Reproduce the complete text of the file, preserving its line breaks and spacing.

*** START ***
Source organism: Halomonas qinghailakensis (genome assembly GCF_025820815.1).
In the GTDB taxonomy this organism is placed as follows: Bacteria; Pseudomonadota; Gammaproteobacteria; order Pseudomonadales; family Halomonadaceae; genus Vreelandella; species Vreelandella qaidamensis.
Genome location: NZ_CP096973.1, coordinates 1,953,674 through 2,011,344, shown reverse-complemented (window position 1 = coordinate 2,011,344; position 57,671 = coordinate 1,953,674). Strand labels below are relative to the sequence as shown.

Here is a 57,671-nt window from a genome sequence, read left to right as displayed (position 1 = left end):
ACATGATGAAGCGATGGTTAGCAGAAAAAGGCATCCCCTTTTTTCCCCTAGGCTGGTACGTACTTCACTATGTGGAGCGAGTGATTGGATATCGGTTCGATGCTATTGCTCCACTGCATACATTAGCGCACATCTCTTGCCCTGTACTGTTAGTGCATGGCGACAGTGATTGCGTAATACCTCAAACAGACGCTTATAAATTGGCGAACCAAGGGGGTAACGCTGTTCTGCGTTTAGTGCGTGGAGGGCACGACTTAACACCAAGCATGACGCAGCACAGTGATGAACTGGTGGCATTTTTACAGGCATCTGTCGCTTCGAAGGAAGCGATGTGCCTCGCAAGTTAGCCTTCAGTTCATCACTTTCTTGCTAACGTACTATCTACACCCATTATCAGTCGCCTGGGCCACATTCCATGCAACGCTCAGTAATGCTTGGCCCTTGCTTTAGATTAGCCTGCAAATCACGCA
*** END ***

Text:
Source organism: Halomonas qinghailakensis (genome assembly GCF_025820815.1).
In the GTDB taxonomy this organism is placed as follows: Bacteria; Pseudomonadota; Gammaproteobacteria; order Pseudomonadales; family Halomonadaceae; genus Vreelandella; species Vreelandella qaidamensis.
Genome location: NZ_CP096973.1, coordinates 1,953,674 through 2,011,344, shown reverse-complemented (window position 1 = coordinate 2,011,344; position 57,671 = coordinate 1,953,674). Strand labels below are relative to the sequence as shown.

Here is a 57,671-nt window from a genome sequence, read left to right as displayed (position 1 = left end):
ACATGATGAAGCGATGGTTAGCAGAAAAAGGCATCCCCTTTTTTCCCCTAGGCTGGTACGTACTTCACTATGTGGAGCGAGTGATTGGATATCGGTTCGATGCTATTGCTCCACTGCATACATTAGCGCACATCTCTTGCCCTGTACTGTTAGTGCATGGCGACAGTGATTGCGTAATACCTCAAACAGACGCTTATAAATTGGCGAACCAAGGGGGTAACGCTGTTCTGCGTTTAGTGCGTGGAGGGCACGACTTAACACCAAGCATGACGCAGCACAGTGATGAACTGGTGGCATTTTTACAGGCATCTGTCGCTTCGAAGGAAGCGATGTGCCTCGCAAGTTAGCCTTCAGTTCATCACTTTCTTGCTAACGTACTATCTACACCCATTATCAGTCGCCTGGGCCACATTCCATGCAACGCTCAGTAATGCTTGGCCCTTGCTTTAGATTAGCCTGCAAATCACGCA